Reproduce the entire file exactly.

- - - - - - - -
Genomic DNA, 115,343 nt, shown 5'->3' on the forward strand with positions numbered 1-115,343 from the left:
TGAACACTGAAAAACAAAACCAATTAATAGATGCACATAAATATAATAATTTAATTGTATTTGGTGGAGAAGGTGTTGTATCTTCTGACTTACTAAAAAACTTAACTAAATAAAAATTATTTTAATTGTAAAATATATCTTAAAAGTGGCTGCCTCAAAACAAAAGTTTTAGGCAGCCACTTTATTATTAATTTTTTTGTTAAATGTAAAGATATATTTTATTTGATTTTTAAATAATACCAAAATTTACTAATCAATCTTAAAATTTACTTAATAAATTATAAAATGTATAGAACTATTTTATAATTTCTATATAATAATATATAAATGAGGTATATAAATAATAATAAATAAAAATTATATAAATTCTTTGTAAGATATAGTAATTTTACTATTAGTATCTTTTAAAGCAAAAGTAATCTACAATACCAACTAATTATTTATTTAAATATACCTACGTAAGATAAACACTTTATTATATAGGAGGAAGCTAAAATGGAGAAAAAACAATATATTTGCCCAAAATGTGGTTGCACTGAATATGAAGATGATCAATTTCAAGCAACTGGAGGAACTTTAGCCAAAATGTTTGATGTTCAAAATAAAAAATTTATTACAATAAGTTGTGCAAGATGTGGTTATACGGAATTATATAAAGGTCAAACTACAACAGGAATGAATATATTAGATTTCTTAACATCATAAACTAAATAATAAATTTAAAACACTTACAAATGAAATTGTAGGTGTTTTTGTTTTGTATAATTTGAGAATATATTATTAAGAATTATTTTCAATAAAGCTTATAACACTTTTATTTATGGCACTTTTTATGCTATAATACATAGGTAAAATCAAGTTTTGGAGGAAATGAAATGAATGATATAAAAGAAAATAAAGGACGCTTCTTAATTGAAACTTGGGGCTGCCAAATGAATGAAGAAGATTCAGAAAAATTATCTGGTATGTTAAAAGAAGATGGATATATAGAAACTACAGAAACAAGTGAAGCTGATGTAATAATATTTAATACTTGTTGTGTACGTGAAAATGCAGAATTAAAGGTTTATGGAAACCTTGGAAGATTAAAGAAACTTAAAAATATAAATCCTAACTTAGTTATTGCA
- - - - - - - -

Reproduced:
Genomic DNA, 115,343 nt, shown 5'->3' on the forward strand with positions numbered 1-115,343 from the left:
TGAACACTGAAAAACAAAACCAATTAATAGATGCACATAAATATAATAATTTAATTGTATTTGGTGGAGAAGGTGTTGTATCTTCTGACTTACTAAAAAACTTAACTAAATAAAAATTATTTTAATTGTAAAATATATCTTAAAAGTGGCTGCCTCAAAACAAAAGTTTTAGGCAGCCACTTTATTATTAATTTTTTTGTTAAATGTAAAGATATATTTTATTTGATTTTTAAATAATACCAAAATTTACTAATCAATCTTAAAATTTACTTAATAAATTATAAAATGTATAGAACTATTTTATAATTTCTATATAATAATATATAAATGAGGTATATAAATAATAATAAATAAAAATTATATAAATTCTTTGTAAGATATAGTAATTTTACTATTAGTATCTTTTAAAGCAAAAGTAATCTACAATACCAACTAATTATTTATTTAAATATACCTACGTAAGATAAACACTTTATTATATAGGAGGAAGCTAAAATGGAGAAAAAACAATATATTTGCCCAAAATGTGGTTGCACTGAATATGAAGATGATCAATTTCAAGCAACTGGAGGAACTTTAGCCAAAATGTTTGATGTTCAAAATAAAAAATTTATTACAATAAGTTGTGCAAGATGTGGTTATACGGAATTATATAAAGGTCAAACTACAACAGGAATGAATATATTAGATTTCTTAACATCATAAACTAAATAATAAATTTAAAACACTTACAAATGAAATTGTAGGTGTTTTTGTTTTGTATAATTTGAGAATATATTATTAAGAATTATTTTCAATAAAGCTTATAACACTTTTATTTATGGCACTTTTTATGCTATAATACATAGGTAAAATCAAGTTTTGGAGGAAATGAAATGAATGATATAAAAGAAAATAAAGGACGCTTCTTAATTGAAACTTGGGGCTGCCAAATGAATGAAGAAGATTCAGAAAAATTATCTGGTATGTTAAAAGAAGATGGATATATAGAAACTACAGAAACAAGTGAAGCTGATGTAATAATATTTAATACTTGTTGTGTACGTGAAAATGCAGAATTAAAGGTTTATGGAAACCTTGGAAGATTAAAGAAACTTAAAAATATAAATCCTAACTTAGTTATTGCA